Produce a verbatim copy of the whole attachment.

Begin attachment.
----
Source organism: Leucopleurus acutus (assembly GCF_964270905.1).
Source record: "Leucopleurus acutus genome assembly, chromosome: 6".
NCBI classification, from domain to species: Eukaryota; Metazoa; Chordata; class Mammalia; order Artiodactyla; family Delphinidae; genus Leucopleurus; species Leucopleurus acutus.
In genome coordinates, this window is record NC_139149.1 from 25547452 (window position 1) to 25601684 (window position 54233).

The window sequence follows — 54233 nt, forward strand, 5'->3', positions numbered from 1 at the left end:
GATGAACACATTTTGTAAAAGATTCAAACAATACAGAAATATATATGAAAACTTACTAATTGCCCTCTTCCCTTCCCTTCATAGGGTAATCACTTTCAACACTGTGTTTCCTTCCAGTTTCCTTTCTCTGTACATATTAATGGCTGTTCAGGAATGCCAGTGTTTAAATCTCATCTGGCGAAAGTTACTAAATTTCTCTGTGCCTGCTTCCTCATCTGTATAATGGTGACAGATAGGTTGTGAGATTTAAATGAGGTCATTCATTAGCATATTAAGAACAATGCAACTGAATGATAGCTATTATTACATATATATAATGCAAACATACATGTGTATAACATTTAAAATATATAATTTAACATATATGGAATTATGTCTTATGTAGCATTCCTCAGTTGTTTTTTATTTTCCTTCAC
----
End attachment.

Source organism: Leucopleurus acutus (assembly GCF_964270905.1).
Source record: "Leucopleurus acutus genome assembly, chromosome: 6".
NCBI classification, from domain to species: Eukaryota; Metazoa; Chordata; class Mammalia; order Artiodactyla; family Delphinidae; genus Leucopleurus; species Leucopleurus acutus.
In genome coordinates, this window is record NC_139149.1 from 25547452 (window position 1) to 25601684 (window position 54233).

The window sequence follows — 54233 nt, forward strand, 5'->3', positions numbered from 1 at the left end:
GATGAACACATTTTGTAAAAGATTCAAACAATACAGAAATATATATGAAAACTTACTAATTGCCCTCTTCCCTTCCCTTCATAGGGTAATCACTTTCAACACTGTGTTTCCTTCCAGTTTCCTTTCTCTGTACATATTAATGGCTGTTCAGGAATGCCAGTGTTTAAATCTCATCTGGCGAAAGTTACTAAATTTCTCTGTGCCTGCTTCCTCATCTGTATAATGGTGACAGATAGGTTGTGAGATTTAAATGAGGTCATTCATTAGCATATTAAGAACAATGCAACTGAATGATAGCTATTATTACATATATATAATGCAAACATACATGTGTATAACATTTAAAATATATAATTTAACATATATGGAATTATGTCTTATGTAGCATTCCTCAGTTGTTTTTTATTTTCCTTCAC